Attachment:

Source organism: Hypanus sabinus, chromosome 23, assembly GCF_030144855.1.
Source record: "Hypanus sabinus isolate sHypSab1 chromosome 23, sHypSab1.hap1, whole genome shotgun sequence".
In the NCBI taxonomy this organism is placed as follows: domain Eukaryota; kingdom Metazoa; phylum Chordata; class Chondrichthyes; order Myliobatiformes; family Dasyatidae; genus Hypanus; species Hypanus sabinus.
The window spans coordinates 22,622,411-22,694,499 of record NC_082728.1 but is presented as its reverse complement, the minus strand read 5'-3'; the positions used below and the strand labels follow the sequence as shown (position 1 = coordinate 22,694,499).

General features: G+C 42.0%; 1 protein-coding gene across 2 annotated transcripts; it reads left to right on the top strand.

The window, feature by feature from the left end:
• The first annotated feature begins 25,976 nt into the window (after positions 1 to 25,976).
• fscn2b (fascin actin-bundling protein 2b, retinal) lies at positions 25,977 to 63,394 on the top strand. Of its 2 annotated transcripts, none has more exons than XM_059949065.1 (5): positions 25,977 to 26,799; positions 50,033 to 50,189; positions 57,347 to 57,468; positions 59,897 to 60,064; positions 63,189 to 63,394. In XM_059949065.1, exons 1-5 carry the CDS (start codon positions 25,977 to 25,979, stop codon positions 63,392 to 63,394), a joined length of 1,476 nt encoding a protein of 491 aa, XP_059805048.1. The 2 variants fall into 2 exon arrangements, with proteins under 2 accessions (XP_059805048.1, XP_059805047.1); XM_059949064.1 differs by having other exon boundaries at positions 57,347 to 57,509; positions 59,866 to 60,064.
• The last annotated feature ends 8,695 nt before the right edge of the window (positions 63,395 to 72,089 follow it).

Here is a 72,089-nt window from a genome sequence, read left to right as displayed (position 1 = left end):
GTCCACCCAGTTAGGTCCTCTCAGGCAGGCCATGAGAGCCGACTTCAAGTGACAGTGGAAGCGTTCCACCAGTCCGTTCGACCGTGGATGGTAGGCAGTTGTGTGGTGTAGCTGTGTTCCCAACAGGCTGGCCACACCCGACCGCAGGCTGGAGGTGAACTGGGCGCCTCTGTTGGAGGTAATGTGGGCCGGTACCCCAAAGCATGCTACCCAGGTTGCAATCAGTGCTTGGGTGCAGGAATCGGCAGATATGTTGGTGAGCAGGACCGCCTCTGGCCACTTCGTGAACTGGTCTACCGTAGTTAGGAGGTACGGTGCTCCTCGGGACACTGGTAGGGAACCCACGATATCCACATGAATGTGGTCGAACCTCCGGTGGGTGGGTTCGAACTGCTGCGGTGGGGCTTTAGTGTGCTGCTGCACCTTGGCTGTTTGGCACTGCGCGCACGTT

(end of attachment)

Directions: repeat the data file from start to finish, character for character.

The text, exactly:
Source organism: Hypanus sabinus, chromosome 23, assembly GCF_030144855.1.
Source record: "Hypanus sabinus isolate sHypSab1 chromosome 23, sHypSab1.hap1, whole genome shotgun sequence".
In the NCBI taxonomy this organism is placed as follows: domain Eukaryota; kingdom Metazoa; phylum Chordata; class Chondrichthyes; order Myliobatiformes; family Dasyatidae; genus Hypanus; species Hypanus sabinus.
The window spans coordinates 22,622,411-22,694,499 of record NC_082728.1 but is presented as its reverse complement, the minus strand read 5'-3'; the positions used below and the strand labels follow the sequence as shown (position 1 = coordinate 22,694,499).

General features: G+C 42.0%; 1 protein-coding gene across 2 annotated transcripts; it reads left to right on the top strand.

The window, feature by feature from the left end:
• The first annotated feature begins 25,976 nt into the window (after positions 1 to 25,976).
• fscn2b (fascin actin-bundling protein 2b, retinal) lies at positions 25,977 to 63,394 on the top strand. Of its 2 annotated transcripts, none has more exons than XM_059949065.1 (5): positions 25,977 to 26,799; positions 50,033 to 50,189; positions 57,347 to 57,468; positions 59,897 to 60,064; positions 63,189 to 63,394. In XM_059949065.1, exons 1-5 carry the CDS (start codon positions 25,977 to 25,979, stop codon positions 63,392 to 63,394), a joined length of 1,476 nt encoding a protein of 491 aa, XP_059805048.1. The 2 variants fall into 2 exon arrangements, with proteins under 2 accessions (XP_059805048.1, XP_059805047.1); XM_059949064.1 differs by having other exon boundaries at positions 57,347 to 57,509; positions 59,866 to 60,064.
• The last annotated feature ends 8,695 nt before the right edge of the window (positions 63,395 to 72,089 follow it).

Here is a 72,089-nt window from a genome sequence, read left to right as displayed (position 1 = left end):
GTCCACCCAGTTAGGTCCTCTCAGGCAGGCCATGAGAGCCGACTTCAAGTGACAGTGGAAGCGTTCCACCAGTCCGTTCGACCGTGGATGGTAGGCAGTTGTGTGGTGTAGCTGTGTTCCCAACAGGCTGGCCACACCCGACCGCAGGCTGGAGGTGAACTGGGCGCCTCTGTTGGAGGTAATGTGGGCCGGTACCCCAAAGCATGCTACCCAGGTTGCAATCAGTGCTTGGGTGCAGGAATCGGCAGATATGTTGGTGAGCAGGACCGCCTCTGGCCACTTCGTGAACTGGTCTACCGTAGTTAGGAGGTACGGTGCTCCTCGGGACACTGGTAGGGAACCCACGATATCCACATGAATGTGGTCGAACCTCCGGTGGGTGGGTTCGAACTGCTGCGGTGGGGCTTTAGTGTGCTGCTGCACCTTGGCTGTTTGGCACTGCGCGCACGTT